Our records contain a translated typed report ‘Distressed condition of the population in Duisberg’. It goes into a vivid description some of the dreadful living conditions suffered by those still living in a town where 50% of the centre had been destroyed by bombs and ‘at present the population is in an extremely precarious position with regard to the bare necessities of life’, with some still living overcrowded in damp, dark cellar dwellings. The food situation was desperate and ‘many children go to school without breakfast because they haven’t got any more bread’. As Elsie was working there, she must have witnessed the terrible hardship being endured by the population.

At the end of the Second World War, millions of people had been displaced from their home countries. Refugees and displaced persons included former prisoners of war, released slave labourers, concentration-camp survivors and those of German descent who were expelled out of surrounding countries into defeated Germany. Several displaced-persons camps were set up in the Oldenburg region of Germany. The immediate concern was to provide shelter, nutrition, and basic health care and a travel document discovered in our archive provides evidence that Elsie worked in the Oldenburg refugee camps.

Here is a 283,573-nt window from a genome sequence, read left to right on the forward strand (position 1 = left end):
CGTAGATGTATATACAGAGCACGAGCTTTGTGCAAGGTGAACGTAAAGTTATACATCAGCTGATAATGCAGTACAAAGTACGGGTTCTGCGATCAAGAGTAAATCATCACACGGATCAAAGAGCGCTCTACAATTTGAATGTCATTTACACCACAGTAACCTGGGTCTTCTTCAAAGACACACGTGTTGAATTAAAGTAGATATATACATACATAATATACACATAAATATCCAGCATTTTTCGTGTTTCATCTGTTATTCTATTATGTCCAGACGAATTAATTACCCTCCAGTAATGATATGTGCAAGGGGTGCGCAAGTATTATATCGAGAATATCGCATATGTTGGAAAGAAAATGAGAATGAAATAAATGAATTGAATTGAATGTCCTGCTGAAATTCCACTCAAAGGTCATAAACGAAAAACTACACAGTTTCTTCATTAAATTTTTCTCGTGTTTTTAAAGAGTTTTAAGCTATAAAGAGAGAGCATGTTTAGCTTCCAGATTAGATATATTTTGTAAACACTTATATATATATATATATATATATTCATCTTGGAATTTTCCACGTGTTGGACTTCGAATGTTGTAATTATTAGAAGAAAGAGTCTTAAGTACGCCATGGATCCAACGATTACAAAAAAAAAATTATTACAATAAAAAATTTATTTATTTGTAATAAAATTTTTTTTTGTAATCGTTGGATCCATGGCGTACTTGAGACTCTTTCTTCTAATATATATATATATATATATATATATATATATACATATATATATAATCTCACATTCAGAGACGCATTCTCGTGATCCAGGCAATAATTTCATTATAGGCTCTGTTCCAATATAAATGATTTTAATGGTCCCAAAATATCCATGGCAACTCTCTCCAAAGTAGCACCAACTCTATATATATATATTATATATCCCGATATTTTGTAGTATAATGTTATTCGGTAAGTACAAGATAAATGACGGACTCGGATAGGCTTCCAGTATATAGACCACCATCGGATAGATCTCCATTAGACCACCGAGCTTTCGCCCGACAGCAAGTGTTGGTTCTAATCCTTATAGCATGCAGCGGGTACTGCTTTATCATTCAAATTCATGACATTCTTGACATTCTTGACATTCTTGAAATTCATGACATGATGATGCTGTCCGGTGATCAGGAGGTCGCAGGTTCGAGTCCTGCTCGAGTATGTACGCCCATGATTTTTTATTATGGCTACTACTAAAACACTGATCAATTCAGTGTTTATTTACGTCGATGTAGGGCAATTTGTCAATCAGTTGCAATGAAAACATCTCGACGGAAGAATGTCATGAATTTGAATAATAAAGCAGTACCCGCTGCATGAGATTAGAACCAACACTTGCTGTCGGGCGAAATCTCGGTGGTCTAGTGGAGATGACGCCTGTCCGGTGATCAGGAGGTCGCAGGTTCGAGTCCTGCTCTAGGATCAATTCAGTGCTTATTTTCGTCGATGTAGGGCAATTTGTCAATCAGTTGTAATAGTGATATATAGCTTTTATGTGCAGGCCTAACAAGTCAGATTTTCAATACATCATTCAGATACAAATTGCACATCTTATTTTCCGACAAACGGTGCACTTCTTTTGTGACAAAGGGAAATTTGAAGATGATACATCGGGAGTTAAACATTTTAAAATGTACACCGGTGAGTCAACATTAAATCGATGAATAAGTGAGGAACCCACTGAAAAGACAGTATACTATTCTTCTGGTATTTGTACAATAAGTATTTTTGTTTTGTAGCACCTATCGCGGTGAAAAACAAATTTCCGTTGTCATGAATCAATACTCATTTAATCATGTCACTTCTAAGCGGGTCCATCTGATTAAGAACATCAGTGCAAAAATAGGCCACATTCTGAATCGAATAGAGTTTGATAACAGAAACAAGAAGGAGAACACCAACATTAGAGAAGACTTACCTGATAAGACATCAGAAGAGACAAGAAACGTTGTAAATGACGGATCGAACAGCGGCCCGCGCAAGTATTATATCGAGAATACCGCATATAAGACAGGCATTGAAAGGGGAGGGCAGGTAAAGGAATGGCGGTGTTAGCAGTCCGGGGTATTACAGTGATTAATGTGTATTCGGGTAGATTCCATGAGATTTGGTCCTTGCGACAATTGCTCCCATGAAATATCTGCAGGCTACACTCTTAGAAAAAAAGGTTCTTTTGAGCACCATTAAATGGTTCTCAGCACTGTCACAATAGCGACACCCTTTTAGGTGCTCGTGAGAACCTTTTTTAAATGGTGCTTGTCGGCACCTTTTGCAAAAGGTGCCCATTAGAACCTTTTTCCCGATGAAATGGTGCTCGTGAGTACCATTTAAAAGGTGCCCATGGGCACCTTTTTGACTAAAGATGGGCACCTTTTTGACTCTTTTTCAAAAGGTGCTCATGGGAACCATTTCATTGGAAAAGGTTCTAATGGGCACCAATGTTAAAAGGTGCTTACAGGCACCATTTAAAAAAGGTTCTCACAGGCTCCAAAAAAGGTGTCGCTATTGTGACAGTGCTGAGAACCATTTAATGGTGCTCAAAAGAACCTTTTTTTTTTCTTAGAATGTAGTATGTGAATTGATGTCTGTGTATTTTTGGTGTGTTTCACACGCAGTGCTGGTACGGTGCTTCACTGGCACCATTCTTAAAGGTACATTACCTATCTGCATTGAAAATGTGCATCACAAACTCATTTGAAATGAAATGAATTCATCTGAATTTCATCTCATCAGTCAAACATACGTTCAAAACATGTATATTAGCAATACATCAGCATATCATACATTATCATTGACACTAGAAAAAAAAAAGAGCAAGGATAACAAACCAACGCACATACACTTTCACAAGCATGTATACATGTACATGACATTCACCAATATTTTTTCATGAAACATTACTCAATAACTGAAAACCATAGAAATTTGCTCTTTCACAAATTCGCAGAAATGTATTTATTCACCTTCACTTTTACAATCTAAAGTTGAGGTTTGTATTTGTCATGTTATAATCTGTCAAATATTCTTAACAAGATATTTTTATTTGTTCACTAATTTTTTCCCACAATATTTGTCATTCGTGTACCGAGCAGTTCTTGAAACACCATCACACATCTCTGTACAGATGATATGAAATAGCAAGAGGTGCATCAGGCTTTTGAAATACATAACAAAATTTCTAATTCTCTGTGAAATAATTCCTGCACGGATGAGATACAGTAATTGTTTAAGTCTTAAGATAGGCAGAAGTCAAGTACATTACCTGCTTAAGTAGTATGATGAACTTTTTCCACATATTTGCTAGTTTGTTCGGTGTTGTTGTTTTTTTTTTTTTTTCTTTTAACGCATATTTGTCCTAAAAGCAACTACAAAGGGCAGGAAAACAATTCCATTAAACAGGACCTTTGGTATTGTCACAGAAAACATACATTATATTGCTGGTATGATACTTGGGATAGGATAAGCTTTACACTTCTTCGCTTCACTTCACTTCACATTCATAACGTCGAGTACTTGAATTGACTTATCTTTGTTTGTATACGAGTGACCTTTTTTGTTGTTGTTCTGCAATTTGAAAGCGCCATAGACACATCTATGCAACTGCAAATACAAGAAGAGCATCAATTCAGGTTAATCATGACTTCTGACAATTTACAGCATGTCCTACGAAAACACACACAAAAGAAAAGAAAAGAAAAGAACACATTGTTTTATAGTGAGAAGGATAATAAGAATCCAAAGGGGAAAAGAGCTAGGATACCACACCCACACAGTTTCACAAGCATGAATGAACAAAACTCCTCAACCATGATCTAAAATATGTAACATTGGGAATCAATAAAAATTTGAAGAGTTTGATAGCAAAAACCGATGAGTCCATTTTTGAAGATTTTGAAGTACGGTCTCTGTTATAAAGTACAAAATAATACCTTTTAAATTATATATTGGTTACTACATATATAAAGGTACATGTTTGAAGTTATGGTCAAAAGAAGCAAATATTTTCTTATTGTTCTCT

A detailed report by Elsie of the work that was undertaken here to improve the situation, included organisation of libraries, sewing rooms, carpenter shops, wash rooms, common rooms, ‘Kinderhort’ for children of all ages, and camp committees. It provides examples of the supplies distributed in the camps including 9000 tablets of soap, 500 blankets and quilts, 2000 bars of chocolate and 1800 large packets of seeds. The report goes on to speak of Elsie’s own personal experience ‘…..I can still hear the voice of an old man saying: ‘If I did not have the responsibility for my wife, I would have put an end to it long ago’ and a young law student admitting ‘I thought I could never bring myself to beg, but when one has had nothing to eat for two days the hunger drives one to do it’.

Elsie was working under very difficult circumstances yet towards the end of the report she says of herself, when talking of the widespread distress ‘That is why I do not begrudge the large amount of time and energy I have to spend on distributing the relief supplies sent to me. In spite of the comparatively small amount available in relation to the wide area covered, it does far more good than one imagines, because of the encouragement it gives to all those who have to face this onslaught of suffering humanity…’